Raising concerns with an employee on sick leave

Stuart Swan
19th May 2016

The Employment Appeal Tribunal (EAT) has decided that an employer who attempted to address workplace difficulties with an employee on sick leave constructively dismissed that employee.

Employment law time off work

The employee was disabled and had a history of sickness absence. In October 2013 the employee went off sick again due to depression and anxiety, claiming that two senior employees of the company had bullied and harassed her.


The company’s CEO wrote to the employee in November 2013, while she was still off sick, stating that he had spoken to the senior employees and outlining six areas of concern that he wished to discuss. A week later, the employee resigned and claimed that the employer had fundamentally breached her employment contract by sending the CEO’s letter.


The Employment Tribunal agreed with the employee and their decision was upheld on appeal. The EAT found that the employer knew that the employee was very ill and that while the letter was a genuine attempt to resolve the employee’s concerns, the issues did not have to be addressed urgently.


This case highlights the difficulty of communicating with an employee who is off sick with work-related anxiety, stress or depression. Employers must be careful to balance the need to address work-related issues with the potential effect on a sick employee of communications that they may be unable to cope with at that time. Before sending letters to absent employees, highlighting performance and/or conduct concerns, employers would be well advised to make sure the matter merits the degree of urgency it is being accorded.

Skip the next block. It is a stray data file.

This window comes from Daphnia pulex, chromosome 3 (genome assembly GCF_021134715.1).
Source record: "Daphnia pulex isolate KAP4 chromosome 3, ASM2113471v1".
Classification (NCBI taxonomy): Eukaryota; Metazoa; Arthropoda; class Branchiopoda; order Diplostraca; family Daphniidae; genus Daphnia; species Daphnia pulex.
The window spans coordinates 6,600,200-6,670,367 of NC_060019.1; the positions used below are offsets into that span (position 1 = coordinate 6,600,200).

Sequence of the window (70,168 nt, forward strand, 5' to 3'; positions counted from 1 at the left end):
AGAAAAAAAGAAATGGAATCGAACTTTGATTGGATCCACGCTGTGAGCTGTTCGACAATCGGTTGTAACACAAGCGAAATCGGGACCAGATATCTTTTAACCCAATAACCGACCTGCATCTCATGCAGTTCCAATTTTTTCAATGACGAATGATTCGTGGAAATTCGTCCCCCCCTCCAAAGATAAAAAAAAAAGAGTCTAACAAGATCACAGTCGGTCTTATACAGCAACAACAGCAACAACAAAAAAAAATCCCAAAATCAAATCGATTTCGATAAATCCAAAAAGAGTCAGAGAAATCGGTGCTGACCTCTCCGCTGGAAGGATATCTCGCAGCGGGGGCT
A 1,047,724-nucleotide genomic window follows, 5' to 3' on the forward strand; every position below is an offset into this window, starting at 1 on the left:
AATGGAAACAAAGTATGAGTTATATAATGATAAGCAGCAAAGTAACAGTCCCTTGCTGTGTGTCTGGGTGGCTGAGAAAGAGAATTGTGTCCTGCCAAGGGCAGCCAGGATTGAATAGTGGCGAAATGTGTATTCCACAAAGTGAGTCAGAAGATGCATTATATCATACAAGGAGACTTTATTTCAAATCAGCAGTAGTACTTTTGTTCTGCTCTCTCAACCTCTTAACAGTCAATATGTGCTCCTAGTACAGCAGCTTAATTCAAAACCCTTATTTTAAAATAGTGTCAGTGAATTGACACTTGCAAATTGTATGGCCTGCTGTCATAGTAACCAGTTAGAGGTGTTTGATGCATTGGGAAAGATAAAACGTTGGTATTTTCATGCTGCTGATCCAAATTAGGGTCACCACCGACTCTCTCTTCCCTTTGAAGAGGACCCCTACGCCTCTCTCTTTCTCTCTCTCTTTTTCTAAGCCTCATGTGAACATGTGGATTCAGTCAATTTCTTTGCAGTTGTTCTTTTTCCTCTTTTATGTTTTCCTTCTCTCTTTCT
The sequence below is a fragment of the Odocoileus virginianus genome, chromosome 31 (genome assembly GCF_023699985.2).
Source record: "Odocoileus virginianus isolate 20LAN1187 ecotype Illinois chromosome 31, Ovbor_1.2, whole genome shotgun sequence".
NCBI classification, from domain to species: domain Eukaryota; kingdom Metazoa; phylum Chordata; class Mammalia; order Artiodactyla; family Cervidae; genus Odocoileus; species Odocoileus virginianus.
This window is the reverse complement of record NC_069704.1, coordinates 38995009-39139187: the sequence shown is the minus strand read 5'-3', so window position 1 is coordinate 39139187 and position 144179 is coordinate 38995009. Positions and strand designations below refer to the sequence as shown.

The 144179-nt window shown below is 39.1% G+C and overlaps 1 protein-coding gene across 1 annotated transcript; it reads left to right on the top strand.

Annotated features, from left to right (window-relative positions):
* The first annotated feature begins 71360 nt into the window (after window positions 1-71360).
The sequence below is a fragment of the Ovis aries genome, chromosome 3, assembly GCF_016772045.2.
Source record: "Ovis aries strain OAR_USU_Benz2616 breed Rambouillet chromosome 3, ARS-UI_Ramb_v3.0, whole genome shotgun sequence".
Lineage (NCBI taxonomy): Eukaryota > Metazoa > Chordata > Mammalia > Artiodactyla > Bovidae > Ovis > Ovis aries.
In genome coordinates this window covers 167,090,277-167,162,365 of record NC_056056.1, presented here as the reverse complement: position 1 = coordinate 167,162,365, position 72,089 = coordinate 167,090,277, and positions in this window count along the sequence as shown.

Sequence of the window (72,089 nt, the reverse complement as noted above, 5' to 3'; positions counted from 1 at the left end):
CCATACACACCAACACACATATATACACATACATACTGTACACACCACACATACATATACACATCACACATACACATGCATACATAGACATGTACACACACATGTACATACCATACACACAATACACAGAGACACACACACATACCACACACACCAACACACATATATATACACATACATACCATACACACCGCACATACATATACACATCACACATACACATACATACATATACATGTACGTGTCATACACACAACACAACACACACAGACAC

As well as creating a risk of a claim of constructive unfair dismissal, employers sending such letters may also increase the likelihood of discrimination claims, particularly if the employee is disabled and the disability is linked to the issues being addressed while they are off sick.


Just Employment Law can provide detailed guidance and advice to employers on assessing the correct approach to a particular case.


You can read the judgment here:


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